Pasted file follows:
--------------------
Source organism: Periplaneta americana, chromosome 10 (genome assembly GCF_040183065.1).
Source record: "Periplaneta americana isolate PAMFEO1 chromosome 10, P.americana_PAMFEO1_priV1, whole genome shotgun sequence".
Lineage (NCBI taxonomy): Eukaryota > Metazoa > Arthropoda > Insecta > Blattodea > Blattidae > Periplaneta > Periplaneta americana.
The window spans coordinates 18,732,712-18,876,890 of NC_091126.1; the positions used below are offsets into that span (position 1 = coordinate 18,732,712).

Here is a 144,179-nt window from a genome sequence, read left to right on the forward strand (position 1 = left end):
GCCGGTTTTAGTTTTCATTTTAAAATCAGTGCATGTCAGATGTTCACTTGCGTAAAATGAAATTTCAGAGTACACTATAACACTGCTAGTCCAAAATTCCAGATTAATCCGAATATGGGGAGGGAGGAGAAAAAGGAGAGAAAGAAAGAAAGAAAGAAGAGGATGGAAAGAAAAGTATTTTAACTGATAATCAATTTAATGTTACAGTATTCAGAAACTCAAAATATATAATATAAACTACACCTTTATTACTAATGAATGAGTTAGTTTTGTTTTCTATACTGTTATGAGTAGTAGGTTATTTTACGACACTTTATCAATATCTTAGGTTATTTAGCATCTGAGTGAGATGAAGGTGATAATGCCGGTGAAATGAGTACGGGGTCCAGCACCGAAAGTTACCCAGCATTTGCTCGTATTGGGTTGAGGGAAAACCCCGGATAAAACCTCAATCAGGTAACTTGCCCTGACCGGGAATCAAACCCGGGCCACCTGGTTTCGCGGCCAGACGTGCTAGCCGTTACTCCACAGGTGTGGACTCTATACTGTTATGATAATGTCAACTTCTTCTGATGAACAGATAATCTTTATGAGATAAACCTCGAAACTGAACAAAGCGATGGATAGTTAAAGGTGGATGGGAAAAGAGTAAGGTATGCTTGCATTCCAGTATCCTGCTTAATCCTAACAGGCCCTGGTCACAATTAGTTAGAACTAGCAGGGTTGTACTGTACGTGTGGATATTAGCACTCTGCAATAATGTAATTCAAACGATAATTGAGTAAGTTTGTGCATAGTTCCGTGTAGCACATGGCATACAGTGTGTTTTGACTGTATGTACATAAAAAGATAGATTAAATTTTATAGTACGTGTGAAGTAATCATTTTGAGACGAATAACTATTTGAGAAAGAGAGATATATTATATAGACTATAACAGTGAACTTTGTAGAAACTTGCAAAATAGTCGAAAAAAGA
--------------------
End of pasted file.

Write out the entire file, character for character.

Source organism: Periplaneta americana, chromosome 10 (genome assembly GCF_040183065.1).
Source record: "Periplaneta americana isolate PAMFEO1 chromosome 10, P.americana_PAMFEO1_priV1, whole genome shotgun sequence".
Lineage (NCBI taxonomy): Eukaryota > Metazoa > Arthropoda > Insecta > Blattodea > Blattidae > Periplaneta > Periplaneta americana.
The window spans coordinates 18,732,712-18,876,890 of NC_091126.1; the positions used below are offsets into that span (position 1 = coordinate 18,732,712).

Here is a 144,179-nt window from a genome sequence, read left to right on the forward strand (position 1 = left end):
GCCGGTTTTAGTTTTCATTTTAAAATCAGTGCATGTCAGATGTTCACTTGCGTAAAATGAAATTTCAGAGTACACTATAACACTGCTAGTCCAAAATTCCAGATTAATCCGAATATGGGGAGGGAGGAGAAAAAGGAGAGAAAGAAAGAAAGAAAGAAGAGGATGGAAAGAAAAGTATTTTAACTGATAATCAATTTAATGTTACAGTATTCAGAAACTCAAAATATATAATATAAACTACACCTTTATTACTAATGAATGAGTTAGTTTTGTTTTCTATACTGTTATGAGTAGTAGGTTATTTTACGACACTTTATCAATATCTTAGGTTATTTAGCATCTGAGTGAGATGAAGGTGATAATGCCGGTGAAATGAGTACGGGGTCCAGCACCGAAAGTTACCCAGCATTTGCTCGTATTGGGTTGAGGGAAAACCCCGGATAAAACCTCAATCAGGTAACTTGCCCTGACCGGGAATCAAACCCGGGCCACCTGGTTTCGCGGCCAGACGTGCTAGCCGTTACTCCACAGGTGTGGACTCTATACTGTTATGATAATGTCAACTTCTTCTGATGAACAGATAATCTTTATGAGATAAACCTCGAAACTGAACAAAGCGATGGATAGTTAAAGGTGGATGGGAAAAGAGTAAGGTATGCTTGCATTCCAGTATCCTGCTTAATCCTAACAGGCCCTGGTCACAATTAGTTAGAACTAGCAGGGTTGTACTGTACGTGTGGATATTAGCACTCTGCAATAATGTAATTCAAACGATAATTGAGTAAGTTTGTGCATAGTTCCGTGTAGCACATGGCATACAGTGTGTTTTGACTGTATGTACATAAAAAGATAGATTAAATTTTATAGTACGTGTGAAGTAATCATTTTGAGACGAATAACTATTTGAGAAAGAGAGATATATTATATAGACTATAACAGTGAACTTTGTAGAAACTTGCAAAATAGTCGAAAAAAGA